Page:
Today, I’m very excited to welcome on this blog Sarah Butler, an acclaimed author, an inspiration in terms of writing motivation, and also one of the kindest, most perceptive creative writing teachers ever, who helped me with my first ever published story.
In January this year Sarah’s debut novel Ten Things I’ve Learnt About Love, was published by Picador in the UK. It has sold in 15 other countries, and was Book of the Week on Oprah.com when it was published by Penguin Press in the US in July.
Her journey towards publication with Picador is nothing short of a fairytale in terms of the amount of perseverance it required of her. If you’ve ever thought of giving up on your book, or finding an agent or a publisher– you might like to read her story below, in her own words. (All emphases in the post below are mine). Take it away, Sarah!
Thank you to Damyanti for inviting me onto Daily (W)rite.
Damyanti asked me to write about my journey to publication, which has been long and obstacle-strewn. I started writing seriously in 2003, and took an MA in Creative Writing at the University of East Anglia in 2003-2004. The year after graduating I finished my first novel, got an agent, but didn’t get a publishing deal.
I worked on some short stories and focused on getting them published, in order to raise my profile and give myself a bit of a boost, and then I industriously started writing a second novel (I was working 3 days a week for a youth literature organisation and writing 2 days a week). When this novel was finished, my agent wasn’t keen on it. We parted ways, and I spent months trying to get another agent to represent me. No luck…
This was now 2007. Two novels down. No publishing deal. And then, in October 2007, I was on a residential writing course in the UK when a new novel (which would end up as Ten Things I’ve Learnt About Love) fell into my head – complete with plot and character names – like a gift. It took me four years to write (while I was also working and studying for an MSc in Urban Studies).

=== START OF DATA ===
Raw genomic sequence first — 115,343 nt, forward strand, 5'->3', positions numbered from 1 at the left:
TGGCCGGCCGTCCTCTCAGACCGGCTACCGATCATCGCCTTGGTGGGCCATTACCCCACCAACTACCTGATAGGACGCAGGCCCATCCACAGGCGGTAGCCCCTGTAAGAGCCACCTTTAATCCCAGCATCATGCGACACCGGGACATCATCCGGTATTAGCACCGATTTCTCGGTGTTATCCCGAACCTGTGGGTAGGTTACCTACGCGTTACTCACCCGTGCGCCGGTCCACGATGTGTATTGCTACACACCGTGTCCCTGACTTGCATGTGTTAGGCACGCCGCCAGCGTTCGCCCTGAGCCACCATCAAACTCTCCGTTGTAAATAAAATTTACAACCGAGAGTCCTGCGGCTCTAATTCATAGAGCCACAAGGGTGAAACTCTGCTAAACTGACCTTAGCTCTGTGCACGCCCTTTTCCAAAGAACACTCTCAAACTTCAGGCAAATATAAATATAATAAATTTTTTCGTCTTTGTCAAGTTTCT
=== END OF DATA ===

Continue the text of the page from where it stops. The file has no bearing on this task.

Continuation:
In the summer of 2011, I started sending my new manuscript out to agents. I got rejection after rejection after rejection. However, that August I was teaching creative writing at an international summer school in Cambridge, UK, and met Francesca Main (then editor at Simon and Schuster and about to start a senior editor job at Picador) at an event.
Extraordinarily, she asked me to send her my novel. She read it, and a few weeks later sent me a lovely email, saying she loved it, but that “it didn’t quite feel ready yet.” She asked me some very helpful questions which enabled me to look at the novel afresh and see – quite suddenly and quite clearly – what I needed to do. I restructured the book, cut 15,000 words, and sent the revised manuscript back to Francesca in January 2012.
Three weeks later Francesca offered me a two book deal, and two weeks later Picador had sold rights in 7 countries (they’ve since sold the novel in a total of 15 countries).
It has been a long journey to where I am now, and there were times when I felt I would never get published. However, I think if you have the drive to write and tell stories that gives you something to hold on to, to retain your motivation to write on. First and foremost it has to be about writing the best book you can write, and then persevering when it comes to getting it out into the world. I learnt a huge amount by writing those two novels which weren’t published – so nothing was wasted!
Ten Things I’ve Learnt About Love tells the story of Alice – a wayward, wandering young woman – and Daniel – a homeless man on a quest. Alice is in many ways more homeless than Daniel – called back from a worldwide trip to her dying father’s bedside she is forced to face the things that made her run away: a failed relationship, her two difficult sisters, and a sense that she’s never quite belonged. Daniel is at home in London, though he has no physical space to call home. Driven by the desire to find the daughter he has never met, he paces the streets of London creating messages from things other people have thrown away. The death of Alice’s father brings Alice and Daniel together and they gradually discover just what they are able to offer each other. The novel celebrates the everyday and the overlooked. It is an exploration of love and loss and what home can mean.
Sarah Butler writes novels and short fiction, and has a particular interest in the relationship between writing and place. She has been writer-in-residence on the Central line and at Great Ormond Street Hospital. Her novel, Ten Things I’ve Learnt About Love, is published by Picador in the UK and in fifteen languages around the world. Find Sarah on twitter @SarahButler100 and also on the Ten Things I’ve Learnt About Love Facebook page.
Have you read Ten Things I’ve Learnt About Love? (If you haven’t I suggest you change that immediately– it is a book that would appeal to everyone who likes to be moved by the books they read). Have you ever been on the point of giving up in your writing journey? Does Sarah Butler’s writing motivation and perseverance inspire you?
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